Publications by Author: Mazzuca, Sebastián

Gans-Morse, Jordan, Sebastián Mazzuca, and Simeon Nichter. 2008. “Who Gets Bought? Vote Buying, Turnout Buying, and Other Strategies”. Abstract
During elections in many countries, political parties distribute particularistic benefits to individuals. The existing literature reveals that parties choose from at least five distinct strategies when distributing benefits, but fails to explain how parties allocate resources across these strategies. Our formal model provides insight into this key question. Most studies focus exclusively on "vote buying," a strategy by which parties reward voters for switching their votes. Our model first shows how parties trade off between "vote buying" and "turnout buying," a strategy by which parties reward supporters for showing up at the polls (Nichter 2008). We then show how parties combine these and other commonly observed strategies.
Robinson, James A, and Sebastián Mazzuca. 2005. “Political Conflict and Power-sharing in the Origins of Modern Colombia”. Abstract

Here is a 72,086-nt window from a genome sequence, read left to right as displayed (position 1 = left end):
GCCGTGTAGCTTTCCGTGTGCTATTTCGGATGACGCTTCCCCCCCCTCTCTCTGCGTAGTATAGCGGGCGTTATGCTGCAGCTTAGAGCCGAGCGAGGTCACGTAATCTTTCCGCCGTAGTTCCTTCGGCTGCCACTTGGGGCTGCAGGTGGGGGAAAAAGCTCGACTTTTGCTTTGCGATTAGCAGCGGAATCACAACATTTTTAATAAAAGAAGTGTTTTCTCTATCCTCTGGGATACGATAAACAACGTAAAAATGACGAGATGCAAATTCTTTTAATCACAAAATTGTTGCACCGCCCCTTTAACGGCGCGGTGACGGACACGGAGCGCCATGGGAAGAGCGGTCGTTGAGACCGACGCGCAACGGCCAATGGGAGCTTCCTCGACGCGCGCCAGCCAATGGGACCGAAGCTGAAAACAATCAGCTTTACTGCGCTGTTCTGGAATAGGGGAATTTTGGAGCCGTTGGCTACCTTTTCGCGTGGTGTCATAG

In this paper we present historical evidence and a theoretical analysis of the origins of political stability and instability in Colombia for the period 1850-1950, and their relationship to political, particularly electoral, institutions. We show that the driving force behind institutional change over this period, specifically the move to proportional representation (PR), was the desire of the Conservative and Liberal parties to come up with a way of credibly dividing power to avoid civil war and conflict, a force intensified by the brutal conflict of the War of a Thousand days between 1899 and 1902. The problem with majoritarian electoral institutions was that they did not allocate power in a way which matched the support of the parties in the population, thus encouraging conflict. The strategic advantage of PR was that it avoided such under-representation. The parties however could not initially move to PR because it was not 'fraud proof' so instead, in 1905, adopted the 'incomplete vote' which simply allocated 2/3 of the legislative seats to the winning party and 1/3 to the loser. This formula brought peace. The switch to PR arose when the Liberals became condent that they could solve problems of fraud. But it only happened because they were able to exploit a division within the Conservatives. The switch also possibly reflected a concern with the rising support for socialism and the desire to divide power more broadly. Our findings shed new light on the origins of electoral systems and the nature of political con ict and its resolution.